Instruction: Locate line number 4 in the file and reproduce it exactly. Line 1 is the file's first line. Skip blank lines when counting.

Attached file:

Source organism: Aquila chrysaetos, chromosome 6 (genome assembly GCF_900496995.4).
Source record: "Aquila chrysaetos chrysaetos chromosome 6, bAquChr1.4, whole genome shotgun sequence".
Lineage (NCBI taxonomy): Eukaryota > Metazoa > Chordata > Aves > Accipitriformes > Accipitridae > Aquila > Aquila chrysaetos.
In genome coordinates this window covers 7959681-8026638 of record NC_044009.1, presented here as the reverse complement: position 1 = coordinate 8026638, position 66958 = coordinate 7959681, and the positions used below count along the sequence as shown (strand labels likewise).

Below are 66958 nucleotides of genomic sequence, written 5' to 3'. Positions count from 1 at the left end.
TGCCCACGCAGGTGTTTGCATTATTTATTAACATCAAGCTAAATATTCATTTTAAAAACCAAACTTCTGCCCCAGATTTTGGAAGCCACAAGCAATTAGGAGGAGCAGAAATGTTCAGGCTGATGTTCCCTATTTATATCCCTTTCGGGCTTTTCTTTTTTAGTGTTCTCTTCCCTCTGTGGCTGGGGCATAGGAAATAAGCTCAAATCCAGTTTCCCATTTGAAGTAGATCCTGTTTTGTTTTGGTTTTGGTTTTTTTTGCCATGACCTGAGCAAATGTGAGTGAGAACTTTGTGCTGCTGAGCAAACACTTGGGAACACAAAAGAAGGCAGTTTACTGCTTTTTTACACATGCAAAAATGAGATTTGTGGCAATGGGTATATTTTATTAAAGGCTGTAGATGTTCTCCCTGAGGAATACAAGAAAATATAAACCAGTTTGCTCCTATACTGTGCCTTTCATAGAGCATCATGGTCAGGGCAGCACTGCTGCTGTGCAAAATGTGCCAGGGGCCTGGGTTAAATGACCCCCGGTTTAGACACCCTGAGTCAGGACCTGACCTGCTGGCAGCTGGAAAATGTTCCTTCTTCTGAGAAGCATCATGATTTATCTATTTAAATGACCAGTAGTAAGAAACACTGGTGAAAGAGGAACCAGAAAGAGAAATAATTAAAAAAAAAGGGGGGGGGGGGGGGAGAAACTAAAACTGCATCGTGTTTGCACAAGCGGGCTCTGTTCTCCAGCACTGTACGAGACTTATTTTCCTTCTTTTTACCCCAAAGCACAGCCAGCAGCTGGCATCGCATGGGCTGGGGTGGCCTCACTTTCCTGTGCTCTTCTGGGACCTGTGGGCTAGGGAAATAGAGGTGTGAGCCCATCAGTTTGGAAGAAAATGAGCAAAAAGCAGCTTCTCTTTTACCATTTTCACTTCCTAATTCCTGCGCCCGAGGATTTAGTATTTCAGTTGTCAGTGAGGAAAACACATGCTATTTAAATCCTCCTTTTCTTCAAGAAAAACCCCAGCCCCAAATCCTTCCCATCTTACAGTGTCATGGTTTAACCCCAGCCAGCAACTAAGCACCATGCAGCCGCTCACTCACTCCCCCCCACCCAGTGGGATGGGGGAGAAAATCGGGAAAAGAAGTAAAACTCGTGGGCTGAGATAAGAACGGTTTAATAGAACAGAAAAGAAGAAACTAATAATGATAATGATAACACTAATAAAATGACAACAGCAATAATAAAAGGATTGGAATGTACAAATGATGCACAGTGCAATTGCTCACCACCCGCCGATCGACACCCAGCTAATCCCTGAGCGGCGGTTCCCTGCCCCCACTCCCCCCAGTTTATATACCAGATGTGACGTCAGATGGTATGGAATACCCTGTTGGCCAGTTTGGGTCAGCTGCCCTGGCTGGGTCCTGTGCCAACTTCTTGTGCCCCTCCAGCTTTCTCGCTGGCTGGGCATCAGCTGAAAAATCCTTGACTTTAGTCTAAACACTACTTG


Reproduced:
In genome coordinates this window covers 7959681-8026638 of record NC_044009.1, presented here as the reverse complement: position 1 = coordinate 8026638, position 66958 = coordinate 7959681, and the positions used below count along the sequence as shown (strand labels likewise).